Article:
UNCF partners with The Steve Fund to Support the Mental Health and Wellness of Black College Students
To address this situation, UNCF established a partnership with The Steve Fund, the nation’s leading organization focused on promoting mental health and emotional well-being of young people of color.
Through the partnership, UNCF and The Steve Fund launched a newly established mental health initiative with customized strategies, content, programs, resources and events all designed to build knowledge and establish a community of action around mental health and emotional well-being of students, faculty and staff on HBCU and PBI campuses.
The partnership kicked off with a survey to announce the new initiative, which was distributed to HBCU students, faculty and staff to gauge the state of mental health on HBCU campuses. The organization received responses from 342 students and 419 faculty and staff representing 47 HBCUs. Among the findings:
- Students, faculty and staff all agree the top three mental health concerns for college students are: stress, anxiety and depression
- More than 65% of students shared that in a mental health crisis, they are most likely to speak to friends or family members
- While 83% of students believe their campuses are addressing mental health and well-being, 45% of students surveyed said they would not speak to anyone if they were in a mental health crisis
- An overwhelming majority of students, faculty and staff shared that they would like to keep informed on resources about mental health and well-being, yet 25% faculty/staff shared there is no training available about student mental health and wellness
- 72% of students are aware of their options for mental health counseling through their college/university, but only 52% feel comfortable visiting the university counseling center when a mental health issue arises
Nearly 70% of students expressed a desire to be informed about resources and events
regarding emotional well-being. Students reported that their campuses were addressing their mental health needs moderately well to extremely well. Most faculty and staff respondents welcomed increased support for and awareness of mental health resources for the entire campus community. Additionally, when asked whether they believed there were barriers preventing students from receiving adequate mental health care, faculty and staff were evenly split with 51% believing barriers do not exist.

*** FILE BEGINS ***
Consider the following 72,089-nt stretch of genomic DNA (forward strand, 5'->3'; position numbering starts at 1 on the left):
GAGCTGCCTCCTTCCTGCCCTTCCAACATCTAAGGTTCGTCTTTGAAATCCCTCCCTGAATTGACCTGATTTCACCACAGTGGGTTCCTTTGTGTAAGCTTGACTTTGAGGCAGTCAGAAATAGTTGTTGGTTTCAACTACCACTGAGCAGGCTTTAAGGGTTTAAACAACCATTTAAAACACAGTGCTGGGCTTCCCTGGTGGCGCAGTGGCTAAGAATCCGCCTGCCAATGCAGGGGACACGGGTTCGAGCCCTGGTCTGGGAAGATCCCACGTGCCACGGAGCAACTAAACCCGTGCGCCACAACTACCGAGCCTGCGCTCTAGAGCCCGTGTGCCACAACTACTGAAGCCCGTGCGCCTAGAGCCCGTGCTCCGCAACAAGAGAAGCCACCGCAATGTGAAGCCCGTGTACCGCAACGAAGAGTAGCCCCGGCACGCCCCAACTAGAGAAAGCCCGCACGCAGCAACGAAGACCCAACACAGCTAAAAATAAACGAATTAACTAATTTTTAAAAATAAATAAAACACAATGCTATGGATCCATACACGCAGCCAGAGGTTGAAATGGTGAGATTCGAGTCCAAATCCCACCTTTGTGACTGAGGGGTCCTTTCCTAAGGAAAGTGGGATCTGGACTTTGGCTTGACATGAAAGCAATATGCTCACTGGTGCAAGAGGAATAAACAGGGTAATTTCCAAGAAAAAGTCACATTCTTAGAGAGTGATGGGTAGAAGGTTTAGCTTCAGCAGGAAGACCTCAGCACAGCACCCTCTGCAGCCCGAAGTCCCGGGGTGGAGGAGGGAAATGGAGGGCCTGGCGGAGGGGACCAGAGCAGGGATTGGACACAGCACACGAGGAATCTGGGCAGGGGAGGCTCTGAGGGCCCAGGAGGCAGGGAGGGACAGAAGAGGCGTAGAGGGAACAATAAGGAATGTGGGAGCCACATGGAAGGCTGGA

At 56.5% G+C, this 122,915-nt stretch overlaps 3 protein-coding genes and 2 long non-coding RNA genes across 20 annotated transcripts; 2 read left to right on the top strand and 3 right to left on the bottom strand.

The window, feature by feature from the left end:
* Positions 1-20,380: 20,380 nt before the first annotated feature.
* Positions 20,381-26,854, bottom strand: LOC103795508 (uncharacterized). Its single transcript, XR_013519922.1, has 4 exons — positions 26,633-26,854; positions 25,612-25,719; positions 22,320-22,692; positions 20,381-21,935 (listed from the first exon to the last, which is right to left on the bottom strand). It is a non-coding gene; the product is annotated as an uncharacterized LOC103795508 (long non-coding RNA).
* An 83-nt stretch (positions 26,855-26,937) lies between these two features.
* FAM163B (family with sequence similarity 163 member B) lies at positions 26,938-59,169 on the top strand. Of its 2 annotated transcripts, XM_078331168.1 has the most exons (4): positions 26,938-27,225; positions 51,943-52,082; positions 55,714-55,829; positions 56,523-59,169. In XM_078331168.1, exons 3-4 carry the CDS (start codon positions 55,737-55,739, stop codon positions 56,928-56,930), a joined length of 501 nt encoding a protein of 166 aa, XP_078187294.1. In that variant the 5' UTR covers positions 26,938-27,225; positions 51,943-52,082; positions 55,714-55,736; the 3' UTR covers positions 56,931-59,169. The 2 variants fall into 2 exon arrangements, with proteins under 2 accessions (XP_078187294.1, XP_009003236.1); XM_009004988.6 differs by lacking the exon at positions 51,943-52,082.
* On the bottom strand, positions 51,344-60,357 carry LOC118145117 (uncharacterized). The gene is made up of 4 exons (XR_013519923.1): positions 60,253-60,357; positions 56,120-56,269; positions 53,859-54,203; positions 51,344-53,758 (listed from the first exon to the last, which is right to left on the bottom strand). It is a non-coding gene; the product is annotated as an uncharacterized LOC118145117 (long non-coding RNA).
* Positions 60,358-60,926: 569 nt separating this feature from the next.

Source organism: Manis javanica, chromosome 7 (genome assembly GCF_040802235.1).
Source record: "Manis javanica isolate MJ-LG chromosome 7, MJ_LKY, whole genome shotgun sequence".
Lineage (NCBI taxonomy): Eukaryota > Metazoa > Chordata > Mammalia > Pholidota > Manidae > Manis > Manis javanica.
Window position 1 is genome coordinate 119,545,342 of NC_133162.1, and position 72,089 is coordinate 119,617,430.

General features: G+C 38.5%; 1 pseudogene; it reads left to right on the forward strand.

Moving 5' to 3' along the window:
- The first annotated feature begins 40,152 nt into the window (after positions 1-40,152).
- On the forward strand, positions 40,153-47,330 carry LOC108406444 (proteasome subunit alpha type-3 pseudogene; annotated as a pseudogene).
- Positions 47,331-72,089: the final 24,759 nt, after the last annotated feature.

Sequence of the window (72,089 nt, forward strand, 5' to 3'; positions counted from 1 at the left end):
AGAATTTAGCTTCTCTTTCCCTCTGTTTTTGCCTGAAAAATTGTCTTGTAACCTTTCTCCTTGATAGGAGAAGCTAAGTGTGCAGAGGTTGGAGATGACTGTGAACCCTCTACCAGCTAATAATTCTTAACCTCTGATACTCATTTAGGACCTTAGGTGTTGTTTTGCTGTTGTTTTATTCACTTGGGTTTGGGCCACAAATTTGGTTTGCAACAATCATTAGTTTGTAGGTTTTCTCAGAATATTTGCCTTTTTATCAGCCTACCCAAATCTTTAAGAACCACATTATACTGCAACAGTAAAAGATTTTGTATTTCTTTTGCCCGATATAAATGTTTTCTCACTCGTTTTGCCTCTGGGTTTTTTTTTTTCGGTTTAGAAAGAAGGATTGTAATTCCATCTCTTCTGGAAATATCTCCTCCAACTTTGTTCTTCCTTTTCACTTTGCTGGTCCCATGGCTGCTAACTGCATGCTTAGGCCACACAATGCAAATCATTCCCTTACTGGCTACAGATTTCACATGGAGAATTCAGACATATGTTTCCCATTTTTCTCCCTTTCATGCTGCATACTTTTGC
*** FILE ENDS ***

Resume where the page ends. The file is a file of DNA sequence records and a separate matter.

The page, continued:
“The Steve Fund is working to position UNCF students to achieve optimal mental health by equipping them with the skills, tools and knowledge they need to thrive as young adults, scholars and leaders,” says Dr. Annelle Primm, senior medical director at The Steve Fund. “Through our collaboration with UNCF, the Steve Fund expands its important partnership with higher education to foster the emotional well-being of students of color through productive dialogue, effective policies and successful promotion of access to potent, culturally salient resources. It is imperative that the Steve Fund supports HBCUs in their critical mission. Our partnership in the mental health initiative is a strategic investment which will enhance cultivation of student potential and success.”
The objectives of the new partnership are to:
- Reduce stigma and promote knowledge, dialogue, awareness and around the mental health needs of HBCU and PBI students
- Engage HBCU campus leaders and mobilize a commitment to prioritize mental health support systems and services on their campuses
- Provide curated mental health recommendations to help HBCU and PBI administrators support their students
- Support HBCU and PBI institutions in their vitally important mission by assisting them as they promote student potential and success
- Provide the necessary tools, resources and supports HBCU and PBI students need to remain or become mentally well so they can advance their personal goals to matriculate through college and become the future leaders of tomorrow
“As America continues to battle the pandemic, this devastating disease has revealed just how much work we must do to provide adequate support to students, faculty and staff on HBCU campuses. We already know that the students we serve, and their educators must respond to generational trauma, racism and disinvestment to thrive—each of these challenges takes a toll on student and faculty mental health. Our schools and institutions need support to develop new and sustainable ways to provide care, mentorship and compassion to its students, staff and community members,” said Dr. Michael L. Lomax, president and CEO, UNCF. “Through this partnership with the Steve Fund, we will begin to develop programs and resources that will help aid HBCUs and others in an effort to create an environment conducive to mental health and the emotional well-being of students.”